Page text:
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January 25, 2012 by · Leave a Comment 

With the major studios making it virtually impossible for Netflix to offer new movies to its streaming subscribers after its deal with Starz ends on February 28, the company seems poised for a makeover, increasingly offering original content. Although it launches the first of five planned original series on February 6 — Lilyhammer, starring Steven Van Zandt — no other new program is expected to hit Netflix’s cyberwaves until 2013. While some writers are comparing Netflix’s streaming service with HBO, Netflix Chief Content Officer Ted Sarandos has emphasized that every episode of each of the new series will be available to subscribers simultaneously. In an interview with MediaPost, Sarandos said that Lilyhammer is “bigger than experimentation, but it’s definitely learning.” In a separte interview onstage at the NATPE conference in Miami Beach, Sarandos also indicated that Netflix will be focusing on specialty TV fare, noting, “More people watched the first season of Mad Men on Netflix than on AMC.”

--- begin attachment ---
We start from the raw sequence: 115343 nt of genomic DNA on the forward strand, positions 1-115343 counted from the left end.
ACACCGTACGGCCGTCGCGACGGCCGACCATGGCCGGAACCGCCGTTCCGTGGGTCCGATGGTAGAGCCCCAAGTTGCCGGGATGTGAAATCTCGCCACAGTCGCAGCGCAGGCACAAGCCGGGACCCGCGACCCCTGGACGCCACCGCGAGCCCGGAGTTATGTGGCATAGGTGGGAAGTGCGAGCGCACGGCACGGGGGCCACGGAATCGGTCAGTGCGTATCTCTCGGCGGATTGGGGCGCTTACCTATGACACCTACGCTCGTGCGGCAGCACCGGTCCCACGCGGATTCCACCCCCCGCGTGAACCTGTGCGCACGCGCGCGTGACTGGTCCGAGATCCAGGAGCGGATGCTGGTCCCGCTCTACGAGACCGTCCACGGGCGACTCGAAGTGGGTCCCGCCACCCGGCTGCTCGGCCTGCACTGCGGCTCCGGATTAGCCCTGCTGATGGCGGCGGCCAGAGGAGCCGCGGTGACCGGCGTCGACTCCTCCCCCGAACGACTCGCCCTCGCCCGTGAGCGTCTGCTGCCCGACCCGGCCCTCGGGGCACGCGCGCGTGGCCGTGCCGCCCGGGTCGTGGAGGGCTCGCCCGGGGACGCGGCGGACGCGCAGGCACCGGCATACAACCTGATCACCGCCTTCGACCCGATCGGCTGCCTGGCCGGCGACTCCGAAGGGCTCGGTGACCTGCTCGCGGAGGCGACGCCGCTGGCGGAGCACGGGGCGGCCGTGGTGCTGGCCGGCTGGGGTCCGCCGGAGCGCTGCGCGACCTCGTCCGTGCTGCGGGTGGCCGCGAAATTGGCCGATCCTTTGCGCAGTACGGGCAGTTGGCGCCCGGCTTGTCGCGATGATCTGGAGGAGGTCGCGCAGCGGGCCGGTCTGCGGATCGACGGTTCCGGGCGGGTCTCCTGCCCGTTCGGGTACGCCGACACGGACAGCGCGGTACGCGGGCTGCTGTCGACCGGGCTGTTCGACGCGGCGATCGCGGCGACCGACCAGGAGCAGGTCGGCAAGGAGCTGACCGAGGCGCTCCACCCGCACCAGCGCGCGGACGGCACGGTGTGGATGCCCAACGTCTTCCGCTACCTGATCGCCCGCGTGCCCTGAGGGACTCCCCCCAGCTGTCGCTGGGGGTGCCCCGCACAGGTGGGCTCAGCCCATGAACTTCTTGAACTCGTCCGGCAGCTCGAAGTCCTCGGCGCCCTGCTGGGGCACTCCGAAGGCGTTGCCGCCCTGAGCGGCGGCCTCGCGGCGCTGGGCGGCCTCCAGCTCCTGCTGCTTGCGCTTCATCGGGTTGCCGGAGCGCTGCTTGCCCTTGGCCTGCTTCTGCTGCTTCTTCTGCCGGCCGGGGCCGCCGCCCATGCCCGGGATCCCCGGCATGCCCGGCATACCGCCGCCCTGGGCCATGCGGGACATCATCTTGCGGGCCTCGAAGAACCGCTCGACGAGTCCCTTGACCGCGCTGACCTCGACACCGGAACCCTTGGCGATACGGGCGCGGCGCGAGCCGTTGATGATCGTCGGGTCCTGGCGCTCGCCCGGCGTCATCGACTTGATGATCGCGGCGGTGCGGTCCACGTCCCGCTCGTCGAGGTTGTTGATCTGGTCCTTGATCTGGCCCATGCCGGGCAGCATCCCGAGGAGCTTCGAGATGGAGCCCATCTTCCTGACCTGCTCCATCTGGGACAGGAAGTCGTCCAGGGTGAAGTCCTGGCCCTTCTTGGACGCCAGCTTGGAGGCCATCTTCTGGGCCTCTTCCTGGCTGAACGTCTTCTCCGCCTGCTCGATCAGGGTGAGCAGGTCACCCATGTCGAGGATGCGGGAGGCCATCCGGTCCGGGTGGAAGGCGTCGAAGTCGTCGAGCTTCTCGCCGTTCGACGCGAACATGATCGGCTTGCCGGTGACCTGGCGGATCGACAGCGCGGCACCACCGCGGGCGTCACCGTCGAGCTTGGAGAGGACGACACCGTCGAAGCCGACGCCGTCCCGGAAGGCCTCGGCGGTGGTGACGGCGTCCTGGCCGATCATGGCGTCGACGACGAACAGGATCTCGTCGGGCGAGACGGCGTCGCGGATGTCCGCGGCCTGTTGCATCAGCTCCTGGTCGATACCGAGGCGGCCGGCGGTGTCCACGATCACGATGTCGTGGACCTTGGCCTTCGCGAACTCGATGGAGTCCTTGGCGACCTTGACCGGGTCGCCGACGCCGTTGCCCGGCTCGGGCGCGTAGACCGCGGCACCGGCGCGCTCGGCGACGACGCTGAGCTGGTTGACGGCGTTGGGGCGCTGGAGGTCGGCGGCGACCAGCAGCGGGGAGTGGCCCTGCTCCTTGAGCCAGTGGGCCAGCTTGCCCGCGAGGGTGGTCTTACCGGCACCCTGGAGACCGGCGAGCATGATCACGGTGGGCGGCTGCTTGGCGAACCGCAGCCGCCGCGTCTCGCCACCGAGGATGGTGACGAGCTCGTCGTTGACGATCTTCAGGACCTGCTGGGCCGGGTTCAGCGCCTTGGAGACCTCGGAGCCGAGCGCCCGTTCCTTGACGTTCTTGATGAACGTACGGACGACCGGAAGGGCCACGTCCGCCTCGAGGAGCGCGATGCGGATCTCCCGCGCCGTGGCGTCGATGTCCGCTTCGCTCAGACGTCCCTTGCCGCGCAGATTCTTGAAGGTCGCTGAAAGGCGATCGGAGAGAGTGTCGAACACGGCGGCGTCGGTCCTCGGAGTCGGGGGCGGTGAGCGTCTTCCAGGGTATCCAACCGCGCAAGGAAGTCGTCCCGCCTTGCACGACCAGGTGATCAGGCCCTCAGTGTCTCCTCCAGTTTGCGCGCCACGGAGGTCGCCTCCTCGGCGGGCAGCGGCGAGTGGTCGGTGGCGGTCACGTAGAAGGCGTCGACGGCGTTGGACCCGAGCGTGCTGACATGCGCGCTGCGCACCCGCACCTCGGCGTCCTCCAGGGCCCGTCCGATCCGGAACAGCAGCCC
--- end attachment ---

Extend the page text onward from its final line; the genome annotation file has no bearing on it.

Netflix shares soared on the Nasdaq in after-hours trading on Wednesday after the company reported stronger-than-expected fourth-quarter earnings of $41 million on a whopping 43-percent increase in revenue of $876 million. The company, which was beleaguered by subscriber losses and analysts’ downgrades after it substantially raised fees for its combined streaming and DVD-by-mail service, reportedly gained back 610,000 defectors (some of that number may have been newcomers to the service), who brought its subscriber list to 24.4 million.